A FairTest Position Statement on NCLB

Why “No Child Left Behind”

Will Fail Our Children

A FairTest Position Statement on
NCLB

 
“No Child Left Behind,” the name of the federal
Elementary and Secondary Education Act, describes a worthy goal
for our nation. Tragically, the legislation will exacerbate,
not solve, the real problems that cause many children to be left
behind.
• The gauge of student progress in most states will
be reduced to reading and math test scores. Many schools will
narrow instruction to what is tested. Education will be damaged,
especially in low-income and minority schools, as students are
coached to pass a test rather than learning a rich curriculum
to prepare them for life in the 21st century.
• Most schools will fail to meet the unrealistic demands
imposed by the law’s “adequate yearly progress”
provision. Virtually no schools serving low-income children will
clear the arbitrary hurdles. Many successful schools will be
declared “failing” and forced to drop what works for
them.
• Sanctions intended to force school improvement will do
the opposite. They will pit parent against teacher, parent against
parent, and school against school. They take funding away from
all students to be used by relatively few students. The law’s
ultimate sanctions–privatizing school management, firing
staff, state takeovers, and similar measures–have no proven
record of success.
• The federal government has failed to adequately fund the
law. Most states are now cutting budgets to the bone, watching
their education resources dwindle just as they are hit with the
demands of the law. Neither federal nor state governments are
addressing the deepening poverty that makes it difficult for
so many children to learn.
What Would Really Help Children?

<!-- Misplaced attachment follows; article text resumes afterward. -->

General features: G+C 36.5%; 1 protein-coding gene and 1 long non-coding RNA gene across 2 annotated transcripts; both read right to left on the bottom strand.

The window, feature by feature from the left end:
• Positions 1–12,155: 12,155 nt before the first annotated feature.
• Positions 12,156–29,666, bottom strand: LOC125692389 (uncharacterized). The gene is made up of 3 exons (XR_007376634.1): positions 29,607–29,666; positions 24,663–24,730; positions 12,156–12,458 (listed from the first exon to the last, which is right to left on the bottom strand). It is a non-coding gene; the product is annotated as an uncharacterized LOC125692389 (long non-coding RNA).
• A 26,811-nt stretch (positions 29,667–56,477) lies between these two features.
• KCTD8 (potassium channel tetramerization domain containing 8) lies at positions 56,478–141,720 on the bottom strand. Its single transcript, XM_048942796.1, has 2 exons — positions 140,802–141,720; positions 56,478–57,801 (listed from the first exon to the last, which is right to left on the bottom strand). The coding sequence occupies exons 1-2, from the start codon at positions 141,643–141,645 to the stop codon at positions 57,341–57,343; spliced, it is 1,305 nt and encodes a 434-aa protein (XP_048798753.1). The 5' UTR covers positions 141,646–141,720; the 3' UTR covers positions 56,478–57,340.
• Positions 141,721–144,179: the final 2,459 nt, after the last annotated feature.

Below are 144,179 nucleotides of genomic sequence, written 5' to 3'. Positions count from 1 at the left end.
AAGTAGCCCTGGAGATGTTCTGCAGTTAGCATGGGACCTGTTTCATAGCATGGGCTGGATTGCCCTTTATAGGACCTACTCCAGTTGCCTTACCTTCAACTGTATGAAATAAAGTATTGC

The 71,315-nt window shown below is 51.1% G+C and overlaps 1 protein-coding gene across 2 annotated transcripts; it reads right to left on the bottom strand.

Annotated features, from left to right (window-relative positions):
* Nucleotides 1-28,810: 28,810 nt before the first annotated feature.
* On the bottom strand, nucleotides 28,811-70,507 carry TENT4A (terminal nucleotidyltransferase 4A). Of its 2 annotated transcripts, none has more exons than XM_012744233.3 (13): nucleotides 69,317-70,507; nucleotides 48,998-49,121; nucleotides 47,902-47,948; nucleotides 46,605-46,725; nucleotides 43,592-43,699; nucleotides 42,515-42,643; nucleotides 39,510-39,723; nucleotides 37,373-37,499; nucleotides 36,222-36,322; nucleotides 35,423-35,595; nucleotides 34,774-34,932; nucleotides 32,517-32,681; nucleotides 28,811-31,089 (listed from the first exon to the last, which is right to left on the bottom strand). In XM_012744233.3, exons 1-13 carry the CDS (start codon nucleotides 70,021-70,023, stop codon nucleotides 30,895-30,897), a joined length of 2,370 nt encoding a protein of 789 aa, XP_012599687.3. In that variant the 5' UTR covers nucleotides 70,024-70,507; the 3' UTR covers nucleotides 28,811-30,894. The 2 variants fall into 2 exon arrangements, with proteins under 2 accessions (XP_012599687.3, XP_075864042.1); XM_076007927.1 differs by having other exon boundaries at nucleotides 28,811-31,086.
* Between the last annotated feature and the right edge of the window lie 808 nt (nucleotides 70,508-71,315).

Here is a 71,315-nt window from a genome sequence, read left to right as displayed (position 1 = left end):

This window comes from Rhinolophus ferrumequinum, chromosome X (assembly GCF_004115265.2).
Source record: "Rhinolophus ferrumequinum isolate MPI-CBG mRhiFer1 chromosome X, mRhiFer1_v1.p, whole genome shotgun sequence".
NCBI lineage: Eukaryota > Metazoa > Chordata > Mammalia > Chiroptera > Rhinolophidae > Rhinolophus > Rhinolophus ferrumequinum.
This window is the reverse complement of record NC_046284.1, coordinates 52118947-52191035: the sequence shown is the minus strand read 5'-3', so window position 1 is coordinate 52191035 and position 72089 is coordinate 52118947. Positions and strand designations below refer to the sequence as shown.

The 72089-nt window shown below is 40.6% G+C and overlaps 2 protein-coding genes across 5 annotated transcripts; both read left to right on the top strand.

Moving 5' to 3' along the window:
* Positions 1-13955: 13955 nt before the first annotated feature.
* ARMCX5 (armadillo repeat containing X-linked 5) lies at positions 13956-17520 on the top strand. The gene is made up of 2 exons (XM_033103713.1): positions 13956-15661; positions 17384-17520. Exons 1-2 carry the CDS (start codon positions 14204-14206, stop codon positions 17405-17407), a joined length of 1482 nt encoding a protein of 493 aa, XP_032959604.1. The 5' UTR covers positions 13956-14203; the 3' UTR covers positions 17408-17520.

The federal law should be transformed from one that
uses punishments to control schools to one that supports teachers
and students; from one that relies primarily on standardized
tests to one that encourages high-quality assessments. Elected
representatives should listen to educators and parents to determine
the real needs of schools. Congress should work with the states
to ensure that all schools are adequately funded and that all
children have adequate food, housing, medical care, and other
basic human needs to enable their success in school.
In the short term, Congress should amend the law to stop the
destructive inflexibility of the “adequate yearly progress”
provisions and eliminate the requirement for states to annually
assess all students in grades 3 to 8 in reading and math. The
amount of required testing should be reduced and the draconian
penalties removed. Congress must appropriate the full amount
authorized for Title I of ESEA without cutting overall ESEA appropriations.
FairTest also calls for a helpful accountability system that
would emphasize local, classroom-based student assessment information
combined with limited standardized testing, as is being developed
in Maine and Nebraska. Each school would report its progress
and problems to its own community and discuss with the community
how to improve the schools. Each school would also produce an
opportunity-to-learn index, including such factors as per-pupil
funding, class size, number of books in libraries, teacher qualifications,
and school climate and satisfaction surveys. Where schools have
adequate resources but fail to provide a good education, the
district or state should intervene with methods shown to succeed.
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